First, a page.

Cocaine Cowboys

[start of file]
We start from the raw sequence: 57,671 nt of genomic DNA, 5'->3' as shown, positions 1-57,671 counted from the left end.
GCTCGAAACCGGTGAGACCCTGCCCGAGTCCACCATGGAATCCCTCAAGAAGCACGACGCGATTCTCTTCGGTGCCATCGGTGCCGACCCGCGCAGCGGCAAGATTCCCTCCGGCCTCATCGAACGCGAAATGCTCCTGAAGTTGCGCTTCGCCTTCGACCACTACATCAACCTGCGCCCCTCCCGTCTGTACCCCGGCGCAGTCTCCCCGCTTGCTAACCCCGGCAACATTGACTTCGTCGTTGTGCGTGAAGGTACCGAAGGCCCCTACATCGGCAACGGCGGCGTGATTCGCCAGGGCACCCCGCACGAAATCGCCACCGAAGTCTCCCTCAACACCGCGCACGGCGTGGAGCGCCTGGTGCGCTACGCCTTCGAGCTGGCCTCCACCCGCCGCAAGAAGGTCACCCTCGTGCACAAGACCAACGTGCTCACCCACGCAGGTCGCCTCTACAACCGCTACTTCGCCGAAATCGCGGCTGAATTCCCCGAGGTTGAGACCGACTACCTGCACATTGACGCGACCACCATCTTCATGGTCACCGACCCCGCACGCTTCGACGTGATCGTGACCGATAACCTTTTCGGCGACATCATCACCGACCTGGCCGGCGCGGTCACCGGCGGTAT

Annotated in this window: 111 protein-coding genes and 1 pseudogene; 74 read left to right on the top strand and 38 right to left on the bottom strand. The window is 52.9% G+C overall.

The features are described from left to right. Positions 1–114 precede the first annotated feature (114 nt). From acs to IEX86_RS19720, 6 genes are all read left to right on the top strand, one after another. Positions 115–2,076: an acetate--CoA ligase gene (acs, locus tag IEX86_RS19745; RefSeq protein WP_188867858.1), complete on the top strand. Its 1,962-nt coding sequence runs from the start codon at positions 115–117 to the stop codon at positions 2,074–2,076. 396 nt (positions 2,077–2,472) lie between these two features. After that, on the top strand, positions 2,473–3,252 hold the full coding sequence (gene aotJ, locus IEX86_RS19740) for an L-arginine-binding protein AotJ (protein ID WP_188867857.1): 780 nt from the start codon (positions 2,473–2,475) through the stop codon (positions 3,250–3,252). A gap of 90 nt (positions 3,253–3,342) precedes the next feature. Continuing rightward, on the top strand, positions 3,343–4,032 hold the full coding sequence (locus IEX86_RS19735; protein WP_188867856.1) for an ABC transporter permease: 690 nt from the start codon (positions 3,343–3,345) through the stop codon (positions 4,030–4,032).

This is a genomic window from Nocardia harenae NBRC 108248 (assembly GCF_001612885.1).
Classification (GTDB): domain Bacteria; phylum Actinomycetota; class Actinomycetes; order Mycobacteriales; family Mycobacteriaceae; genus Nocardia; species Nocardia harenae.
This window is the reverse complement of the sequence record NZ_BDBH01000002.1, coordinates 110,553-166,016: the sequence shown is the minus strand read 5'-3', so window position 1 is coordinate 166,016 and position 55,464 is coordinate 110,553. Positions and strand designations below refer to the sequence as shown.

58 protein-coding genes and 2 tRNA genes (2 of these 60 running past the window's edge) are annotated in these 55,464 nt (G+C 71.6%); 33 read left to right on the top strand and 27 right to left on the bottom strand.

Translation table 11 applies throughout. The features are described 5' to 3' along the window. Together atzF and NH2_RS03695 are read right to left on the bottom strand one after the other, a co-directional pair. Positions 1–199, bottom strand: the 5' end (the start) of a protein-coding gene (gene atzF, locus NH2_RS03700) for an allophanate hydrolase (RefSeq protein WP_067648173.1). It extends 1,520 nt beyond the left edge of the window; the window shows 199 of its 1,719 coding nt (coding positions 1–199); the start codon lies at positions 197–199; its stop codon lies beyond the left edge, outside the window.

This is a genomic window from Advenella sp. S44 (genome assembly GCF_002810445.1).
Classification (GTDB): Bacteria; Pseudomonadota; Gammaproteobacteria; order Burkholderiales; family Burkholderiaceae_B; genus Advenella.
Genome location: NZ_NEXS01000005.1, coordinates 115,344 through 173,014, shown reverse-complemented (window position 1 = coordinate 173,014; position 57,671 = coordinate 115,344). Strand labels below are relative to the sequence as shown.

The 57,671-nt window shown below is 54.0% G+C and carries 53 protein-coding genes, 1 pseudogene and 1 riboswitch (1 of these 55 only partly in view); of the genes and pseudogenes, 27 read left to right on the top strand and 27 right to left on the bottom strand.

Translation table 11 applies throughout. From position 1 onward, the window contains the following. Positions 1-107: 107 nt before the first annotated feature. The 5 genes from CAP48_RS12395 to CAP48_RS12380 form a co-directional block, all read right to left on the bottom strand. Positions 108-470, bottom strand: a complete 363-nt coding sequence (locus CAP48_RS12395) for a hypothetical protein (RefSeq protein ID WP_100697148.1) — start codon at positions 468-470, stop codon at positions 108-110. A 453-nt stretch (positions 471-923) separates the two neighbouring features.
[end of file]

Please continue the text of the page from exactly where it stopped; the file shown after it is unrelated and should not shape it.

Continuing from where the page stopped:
<br /><div class="MsoNormal">Its hard to imagine just how poignant the “where did it all go wrong” moment must have been when Mickey Munday aimed his flare gun at the oil slick he had hastily created in a last ditch attempt to escape the federal agents who were rapidly closing in. Billy Corbin’s <i style="mso-bidi-font-style: normal;">Cocaine Cowboys</i> was the ride of a lifetime, a film so honest and comprehensive (with a major exception) that for much of the film the drug trade took on a human face it sorely lacks. However what <i style="mso-bidi-font-style: normal;">Cocaine Cowboys </i>does not show is how the nation’s drug habit and the forces which reacted to it changed much more than the streets of Miami. </div><div class="MsoNormal"><span style="mso-tab-count: 1;">&nbsp;&nbsp;&nbsp;&nbsp;&nbsp;&nbsp;&nbsp;&nbsp;&nbsp;&nbsp;&nbsp; </span>The first part of the film which shows the rise of Munday and Jon Roberts (among several others) gives a glimpse into a world which feels more like a Hollywood blockbuster rather than a feasible truth. The sheer amount of money, drugs, innovation, and success came off more like a college student’s dream life than a historical account of a violent and despised enterprise. It was strange to see the origins of the Miami drug trade which lacked violence (comparatively) being presented by two likable guys.<span style="mso-spacerun: yes;">&nbsp; </span>Watching drug money allow Miami to flourish when the rest of the country was struggling to keep their nose above water begged the question; would I have cared as long as my city was prosperous?</div><div class="MsoNormal"><span style="mso-tab-count: 1;">&nbsp;&nbsp;&nbsp;&nbsp;&nbsp;&nbsp;&nbsp;&nbsp;&nbsp;&nbsp;&nbsp; </span>The Dadeland shooting seems to have answered that question for both Miami and the majority of the United States. <span style="mso-spacerun: yes;">&nbsp;</span>For those interviewed in the film, this was a clear turning point in the narcotics trade in the United States.<span style="mso-spacerun: yes;">&nbsp; </span>The threat of violence had always been very real, but never materialized to a degree near what occurred in the aftermath of the Dadeland massacre. The turning point they all referenced was not simply the increase in violence, but apparently was the first offensive launched by the federal government in the war on drugs. Paul Gootenberg’s article in <i style="mso-bidi-font-style: normal;">The Americas</i> which focuses on the Pre-Columbian narcotics trade shatters that assumption, noting that the U.S. had launched a “secret war” on cocaine as early as 1947. (Gootenberg, 134). However the film is correct in defining the post Dadeland period and the advent of Vice-President Bush’s new initiatives as an entirely different level of federal intervention. What the film misses (after all it is focused on Miami) but both Youngers and Gootenberg focus on in their articles is how the War on Drugs has been affecting the South American countries. </div><div class="MsoNormal"><span style="mso-tab-count: 1;">&nbsp;&nbsp;&nbsp;&nbsp;&nbsp;&nbsp;&nbsp;&nbsp;&nbsp;&nbsp;&nbsp; </span>Youngers, in her article <i style="mso-bidi-font-style: normal;">Collateral Damage</i>, is especially hostile towards the effects of U.S. policies in Andean countries. Her primary argument is that U.S. policy is not only ineffective, but incredibly dangerous and damaging to Andean countries. She argues that the danger lies in how the U.S. has forced the largely feeble civilian governments to craft policies which favor the power of the traditionally violent and belligerent Andean militaries. (130-131) By the U.S. relying on the military, it is undermining the civilian governments which desperately need to find stable ground for issues that are much more critical than the drug war. </div><div class="MsoNormal"><span style="mso-tab-count: 1;">&nbsp;&nbsp;&nbsp;&nbsp;&nbsp;&nbsp;&nbsp;&nbsp;&nbsp;&nbsp;&nbsp; </span>While Youngers supports her arguments rather well, but it seems that she allows an understandable hostility towards U.S. policy drive her arguments into a territory that is overly simple and ignorant of how complex this situation is for all sides. It would be interesting to see how this article would have changed should it have been written with the current situation in Mexico be taken into account. Her advocacy for law enforcement over military in enforcement of drug policy would certainly have to be rewritten, as the cartels have proved far too strong for Mexican police to compete with. </div><div class="MsoNormal"><span style="mso-tab-count: 1;">&nbsp;&nbsp;&nbsp;&nbsp;&nbsp;&nbsp;&nbsp;&nbsp;&nbsp;&nbsp;&nbsp; </span>One thing is certain though, the War on Drugs cannot continue in its current form. It is a war of attrition that is funded by an apparently insatiable American appetite for narcotics. And as much as the American efforts in the Andean countries seem fruitless, as long as the American public demands action from their government, this long war will continue. </div><div class="blogger-post-footer"><img width='1' height='1' src='' alt='' /></div>